Malaria is neither caused by viruses nor bacteria but is an infection caused by the single-celled Plasmodium parasite

Malaria is neither caused by viruses nor bacteria but is an infection caused by the single-celled Plasmodium parasite. Globally, around 300 to 500 million people contract malaria each year, and approximately 1 million deaths occur from it, although estimates vary. It is most endemic in tropical regions with warm temperatures, such as parts of Africa, Southeast Asia, the Middle East, Central and South America, and the South Pacific. People who have no access to health care or any previous contact with malaria, as well as pregnant women, infants, and elderly travelers, are most at risk of catching malaria.
People contract malaria when the Plasmodium parasite enters the blood, which happens through an infected Anopheles mosquito in the majority of cases. A female mosquito bites a person who is already infected with malaria, sucks the person’s blood, and bites someone else, transferring the parasites into the new victim’s bloodstream. In rare cases, malaria can spread through organ transplants, blood transfusions, and contaminated syringes and needles. It can also be passed on to an unborn baby whose mother is infected.
After the parasites enter the bloodstream, they first affect the human liver. There, they develop and reproduce until they start invading red blood cells. As the parasite attacks a significant number of healthy red blood cells and cause them to burst open, the victim falls ill. The initial symptoms of malaria are very similar to those of the flu, such as high fever, cough, chills, headache, joint and muscle aches, and fatigue, in addition to vomiting, nausea, diarrhea, and abnormal sweating. They usually start about 10 to 30 days after the parasite enters the bloodstream and are easily recognizable but often mistaken for other diseases like influenza. As the disease progresses, it may cause blood pressure and blood sugar to decrease, jaundice, delirium, and breathing problems, and body parts such as the liver, lungs, kidney, and spleen will likely suffer. Malaria also heavily affects the brain and the central nervous system as it causes red blood cells to be destroyed. If not treated early in its course, malaria becomes fatal. Due to the massive decrease of the supply of blood, complications like anemia, brain damage, seizures, organ failures, paralysis, and coma may develop, eventually resulting in death.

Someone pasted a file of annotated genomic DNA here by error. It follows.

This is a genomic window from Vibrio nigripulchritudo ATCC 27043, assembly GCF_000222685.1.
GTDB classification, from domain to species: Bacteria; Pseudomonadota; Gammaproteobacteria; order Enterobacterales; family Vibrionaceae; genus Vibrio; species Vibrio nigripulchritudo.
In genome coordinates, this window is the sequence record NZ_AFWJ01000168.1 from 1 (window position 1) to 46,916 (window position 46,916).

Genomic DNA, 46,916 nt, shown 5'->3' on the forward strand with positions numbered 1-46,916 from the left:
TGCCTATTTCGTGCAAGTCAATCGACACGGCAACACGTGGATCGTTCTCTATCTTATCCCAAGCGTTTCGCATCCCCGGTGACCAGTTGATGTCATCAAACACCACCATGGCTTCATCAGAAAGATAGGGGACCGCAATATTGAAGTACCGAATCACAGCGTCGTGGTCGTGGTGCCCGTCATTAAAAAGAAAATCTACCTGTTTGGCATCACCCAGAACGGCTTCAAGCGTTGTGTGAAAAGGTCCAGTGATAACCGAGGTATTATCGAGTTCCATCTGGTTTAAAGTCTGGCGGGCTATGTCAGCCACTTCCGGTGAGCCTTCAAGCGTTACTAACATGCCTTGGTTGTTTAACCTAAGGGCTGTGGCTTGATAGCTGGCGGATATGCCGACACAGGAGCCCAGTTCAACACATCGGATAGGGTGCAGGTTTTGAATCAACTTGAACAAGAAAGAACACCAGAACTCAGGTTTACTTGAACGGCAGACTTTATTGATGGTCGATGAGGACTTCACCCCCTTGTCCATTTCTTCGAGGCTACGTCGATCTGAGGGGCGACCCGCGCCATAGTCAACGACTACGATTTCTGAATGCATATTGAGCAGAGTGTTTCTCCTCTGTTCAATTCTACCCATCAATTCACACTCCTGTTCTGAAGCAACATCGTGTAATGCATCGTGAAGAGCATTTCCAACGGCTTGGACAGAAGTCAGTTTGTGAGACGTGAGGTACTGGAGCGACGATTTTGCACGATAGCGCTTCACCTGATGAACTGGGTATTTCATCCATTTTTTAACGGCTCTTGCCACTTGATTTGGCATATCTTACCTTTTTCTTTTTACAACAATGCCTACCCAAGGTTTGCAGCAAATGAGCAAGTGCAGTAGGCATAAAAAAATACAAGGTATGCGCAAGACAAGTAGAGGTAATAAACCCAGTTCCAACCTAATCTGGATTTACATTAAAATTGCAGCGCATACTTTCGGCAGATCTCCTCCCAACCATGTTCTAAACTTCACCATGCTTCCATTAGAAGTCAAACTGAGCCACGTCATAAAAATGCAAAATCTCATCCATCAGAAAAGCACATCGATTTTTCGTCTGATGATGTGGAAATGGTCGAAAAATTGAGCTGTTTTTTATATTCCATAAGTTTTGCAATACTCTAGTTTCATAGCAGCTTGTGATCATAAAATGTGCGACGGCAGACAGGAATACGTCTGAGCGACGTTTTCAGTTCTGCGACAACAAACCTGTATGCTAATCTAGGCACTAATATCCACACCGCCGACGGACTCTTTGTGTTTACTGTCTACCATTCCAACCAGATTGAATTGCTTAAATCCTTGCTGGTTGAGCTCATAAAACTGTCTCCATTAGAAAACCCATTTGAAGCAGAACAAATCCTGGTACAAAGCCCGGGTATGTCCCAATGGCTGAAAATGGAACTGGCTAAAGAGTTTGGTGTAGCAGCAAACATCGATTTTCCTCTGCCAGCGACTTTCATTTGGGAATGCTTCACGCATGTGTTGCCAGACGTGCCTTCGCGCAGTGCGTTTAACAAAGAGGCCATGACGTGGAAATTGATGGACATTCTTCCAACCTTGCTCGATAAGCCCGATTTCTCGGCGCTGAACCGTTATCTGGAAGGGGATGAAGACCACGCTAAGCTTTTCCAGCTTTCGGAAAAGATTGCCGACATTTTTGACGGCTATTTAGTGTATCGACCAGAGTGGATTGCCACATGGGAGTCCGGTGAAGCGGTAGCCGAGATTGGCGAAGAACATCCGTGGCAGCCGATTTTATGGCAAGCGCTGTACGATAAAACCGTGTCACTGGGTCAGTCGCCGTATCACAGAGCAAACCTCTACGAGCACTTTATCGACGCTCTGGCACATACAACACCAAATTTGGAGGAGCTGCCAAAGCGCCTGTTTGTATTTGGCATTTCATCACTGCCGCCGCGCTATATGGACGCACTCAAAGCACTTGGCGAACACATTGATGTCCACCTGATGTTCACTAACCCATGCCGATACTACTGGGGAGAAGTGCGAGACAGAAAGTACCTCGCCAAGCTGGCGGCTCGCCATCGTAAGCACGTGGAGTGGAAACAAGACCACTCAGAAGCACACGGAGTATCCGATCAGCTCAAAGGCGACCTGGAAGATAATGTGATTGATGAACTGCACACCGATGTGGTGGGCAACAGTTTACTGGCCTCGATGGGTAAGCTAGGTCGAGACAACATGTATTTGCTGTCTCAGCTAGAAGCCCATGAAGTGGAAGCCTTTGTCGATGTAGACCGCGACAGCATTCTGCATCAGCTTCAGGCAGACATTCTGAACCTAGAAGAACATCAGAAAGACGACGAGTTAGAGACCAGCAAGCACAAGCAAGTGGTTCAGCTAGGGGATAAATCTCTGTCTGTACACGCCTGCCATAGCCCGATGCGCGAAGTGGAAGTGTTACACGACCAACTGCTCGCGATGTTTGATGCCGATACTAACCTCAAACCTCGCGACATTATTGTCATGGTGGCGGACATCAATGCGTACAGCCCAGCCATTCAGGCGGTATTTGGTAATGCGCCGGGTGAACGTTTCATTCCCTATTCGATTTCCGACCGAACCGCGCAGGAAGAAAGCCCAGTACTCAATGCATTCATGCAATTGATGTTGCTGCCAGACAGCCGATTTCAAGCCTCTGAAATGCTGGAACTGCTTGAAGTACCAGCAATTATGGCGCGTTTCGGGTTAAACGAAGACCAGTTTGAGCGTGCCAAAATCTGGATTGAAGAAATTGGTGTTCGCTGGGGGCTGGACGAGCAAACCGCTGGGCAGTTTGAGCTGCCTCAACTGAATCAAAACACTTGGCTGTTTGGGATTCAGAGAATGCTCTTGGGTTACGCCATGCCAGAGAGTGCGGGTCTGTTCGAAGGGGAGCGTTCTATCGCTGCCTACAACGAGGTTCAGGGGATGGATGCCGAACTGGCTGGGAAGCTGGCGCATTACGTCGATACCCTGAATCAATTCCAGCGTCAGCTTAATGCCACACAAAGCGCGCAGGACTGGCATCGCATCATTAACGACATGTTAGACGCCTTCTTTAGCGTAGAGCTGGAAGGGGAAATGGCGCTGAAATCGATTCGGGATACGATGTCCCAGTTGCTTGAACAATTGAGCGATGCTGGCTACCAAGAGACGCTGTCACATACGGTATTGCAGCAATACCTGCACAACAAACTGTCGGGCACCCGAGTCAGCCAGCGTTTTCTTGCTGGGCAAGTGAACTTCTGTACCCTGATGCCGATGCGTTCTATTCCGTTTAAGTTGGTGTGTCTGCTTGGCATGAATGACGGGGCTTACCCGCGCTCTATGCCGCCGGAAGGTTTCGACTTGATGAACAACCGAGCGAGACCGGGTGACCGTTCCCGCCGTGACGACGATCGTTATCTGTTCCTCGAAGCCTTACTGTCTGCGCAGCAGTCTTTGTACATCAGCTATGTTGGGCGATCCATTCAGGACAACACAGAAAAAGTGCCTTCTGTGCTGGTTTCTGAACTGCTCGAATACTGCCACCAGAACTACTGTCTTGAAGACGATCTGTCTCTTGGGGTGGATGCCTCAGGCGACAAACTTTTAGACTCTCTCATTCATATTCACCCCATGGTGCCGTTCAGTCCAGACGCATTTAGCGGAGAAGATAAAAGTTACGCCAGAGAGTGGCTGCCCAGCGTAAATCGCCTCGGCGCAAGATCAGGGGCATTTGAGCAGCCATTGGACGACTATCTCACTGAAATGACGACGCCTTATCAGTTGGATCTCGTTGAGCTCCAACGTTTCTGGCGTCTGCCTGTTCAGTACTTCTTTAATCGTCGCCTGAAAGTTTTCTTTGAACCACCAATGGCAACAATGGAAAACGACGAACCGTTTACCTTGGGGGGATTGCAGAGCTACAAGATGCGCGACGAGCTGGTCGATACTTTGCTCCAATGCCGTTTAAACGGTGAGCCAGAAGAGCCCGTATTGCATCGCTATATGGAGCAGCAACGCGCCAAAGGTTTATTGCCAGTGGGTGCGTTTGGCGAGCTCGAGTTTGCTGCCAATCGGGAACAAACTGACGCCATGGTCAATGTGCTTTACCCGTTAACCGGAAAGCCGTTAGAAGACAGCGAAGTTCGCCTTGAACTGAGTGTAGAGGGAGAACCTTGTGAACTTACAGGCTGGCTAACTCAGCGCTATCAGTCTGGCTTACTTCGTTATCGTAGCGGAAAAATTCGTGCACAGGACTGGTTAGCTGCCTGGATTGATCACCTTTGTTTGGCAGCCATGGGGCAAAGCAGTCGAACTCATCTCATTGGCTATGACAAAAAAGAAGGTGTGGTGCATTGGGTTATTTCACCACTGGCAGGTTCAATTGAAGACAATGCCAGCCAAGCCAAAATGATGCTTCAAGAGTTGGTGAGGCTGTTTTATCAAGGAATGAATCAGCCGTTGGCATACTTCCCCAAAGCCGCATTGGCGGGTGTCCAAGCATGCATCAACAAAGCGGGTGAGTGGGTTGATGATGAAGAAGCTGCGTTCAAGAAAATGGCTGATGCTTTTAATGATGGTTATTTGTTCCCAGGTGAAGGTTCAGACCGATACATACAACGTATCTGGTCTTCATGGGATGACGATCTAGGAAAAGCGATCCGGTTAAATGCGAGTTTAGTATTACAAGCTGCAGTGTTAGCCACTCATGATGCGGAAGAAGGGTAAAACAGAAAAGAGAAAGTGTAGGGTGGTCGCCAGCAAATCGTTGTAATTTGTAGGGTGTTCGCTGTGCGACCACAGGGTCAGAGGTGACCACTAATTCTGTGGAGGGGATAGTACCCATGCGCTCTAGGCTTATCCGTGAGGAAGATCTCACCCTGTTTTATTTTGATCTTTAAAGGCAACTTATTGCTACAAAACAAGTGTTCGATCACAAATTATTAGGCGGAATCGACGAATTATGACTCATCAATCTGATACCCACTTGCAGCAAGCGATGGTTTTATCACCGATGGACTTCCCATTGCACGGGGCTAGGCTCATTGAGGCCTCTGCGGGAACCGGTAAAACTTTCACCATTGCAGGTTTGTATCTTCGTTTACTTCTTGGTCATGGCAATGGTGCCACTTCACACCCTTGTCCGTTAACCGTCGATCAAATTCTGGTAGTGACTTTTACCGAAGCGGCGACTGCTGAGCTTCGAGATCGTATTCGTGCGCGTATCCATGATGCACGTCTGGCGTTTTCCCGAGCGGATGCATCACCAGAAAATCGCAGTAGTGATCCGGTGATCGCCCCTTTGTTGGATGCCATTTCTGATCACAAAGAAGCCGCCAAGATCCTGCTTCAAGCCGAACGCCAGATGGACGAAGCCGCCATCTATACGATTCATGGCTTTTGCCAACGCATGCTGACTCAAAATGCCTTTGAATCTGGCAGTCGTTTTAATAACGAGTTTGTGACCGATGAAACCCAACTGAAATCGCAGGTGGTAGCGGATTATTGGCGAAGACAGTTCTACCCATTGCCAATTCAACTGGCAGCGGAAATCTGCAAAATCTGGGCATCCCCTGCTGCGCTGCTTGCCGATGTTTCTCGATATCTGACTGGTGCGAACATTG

Fortunately, malaria can be completely cured if the correct drugs are taken promptly to eradicate the parasites from the blood. Some common clinical drugs given by doctors include chloroquine, quinine, doxycycline, clindamycin, mefloquine, and artemisinin. Prescription depends on what country the patient contracted the disease in, what form of malaria it is, and how severe it is. Doctors often prescribe a combination of drugs to destroy the pathogens in multiple ways. In severe cases, medication is directly injected into the patient’s veins. Creating vaccines for malaria is also undergoing, but this has proven difficult because the Plasmodium parasite constantly modifies its surface to elude the human immune system.